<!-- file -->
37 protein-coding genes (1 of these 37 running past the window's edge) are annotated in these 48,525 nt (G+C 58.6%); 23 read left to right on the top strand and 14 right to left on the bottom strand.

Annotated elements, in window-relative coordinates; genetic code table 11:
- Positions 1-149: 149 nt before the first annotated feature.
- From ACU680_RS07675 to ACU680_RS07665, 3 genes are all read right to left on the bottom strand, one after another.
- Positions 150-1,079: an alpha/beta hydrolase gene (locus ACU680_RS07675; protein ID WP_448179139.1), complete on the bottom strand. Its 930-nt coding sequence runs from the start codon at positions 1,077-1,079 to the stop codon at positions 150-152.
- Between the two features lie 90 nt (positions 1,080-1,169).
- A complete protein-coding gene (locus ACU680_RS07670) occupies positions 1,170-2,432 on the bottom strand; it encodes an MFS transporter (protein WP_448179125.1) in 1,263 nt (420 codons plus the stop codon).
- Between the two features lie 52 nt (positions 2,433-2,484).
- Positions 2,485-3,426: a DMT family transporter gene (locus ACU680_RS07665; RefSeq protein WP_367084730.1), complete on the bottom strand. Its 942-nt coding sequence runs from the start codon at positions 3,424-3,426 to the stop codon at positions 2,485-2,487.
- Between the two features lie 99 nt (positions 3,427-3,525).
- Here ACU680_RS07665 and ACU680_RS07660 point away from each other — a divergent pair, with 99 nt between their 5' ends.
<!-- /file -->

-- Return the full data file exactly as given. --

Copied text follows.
37 protein-coding genes (1 of these 37 running past the window's edge) are annotated in these 48,525 nt (G+C 58.6%); 23 read left to right on the top strand and 14 right to left on the bottom strand.

Annotated elements, in window-relative coordinates; genetic code table 11:
- Positions 1-149: 149 nt before the first annotated feature.
- From ACU680_RS07675 to ACU680_RS07665, 3 genes are all read right to left on the bottom strand, one after another.
- Positions 150-1,079: an alpha/beta hydrolase gene (locus ACU680_RS07675; protein ID WP_448179139.1), complete on the bottom strand. Its 930-nt coding sequence runs from the start codon at positions 1,077-1,079 to the stop codon at positions 150-152.
- Between the two features lie 90 nt (positions 1,080-1,169).
- A complete protein-coding gene (locus ACU680_RS07670) occupies positions 1,170-2,432 on the bottom strand; it encodes an MFS transporter (protein WP_448179125.1) in 1,263 nt (420 codons plus the stop codon).
- Between the two features lie 52 nt (positions 2,433-2,484).
- Positions 2,485-3,426: a DMT family transporter gene (locus ACU680_RS07665; RefSeq protein WP_367084730.1), complete on the bottom strand. Its 942-nt coding sequence runs from the start codon at positions 3,424-3,426 to the stop codon at positions 2,485-2,487.
- Between the two features lie 99 nt (positions 3,427-3,525).
- Here ACU680_RS07665 and ACU680_RS07660 point away from each other — a divergent pair, with 99 nt between their 5' ends.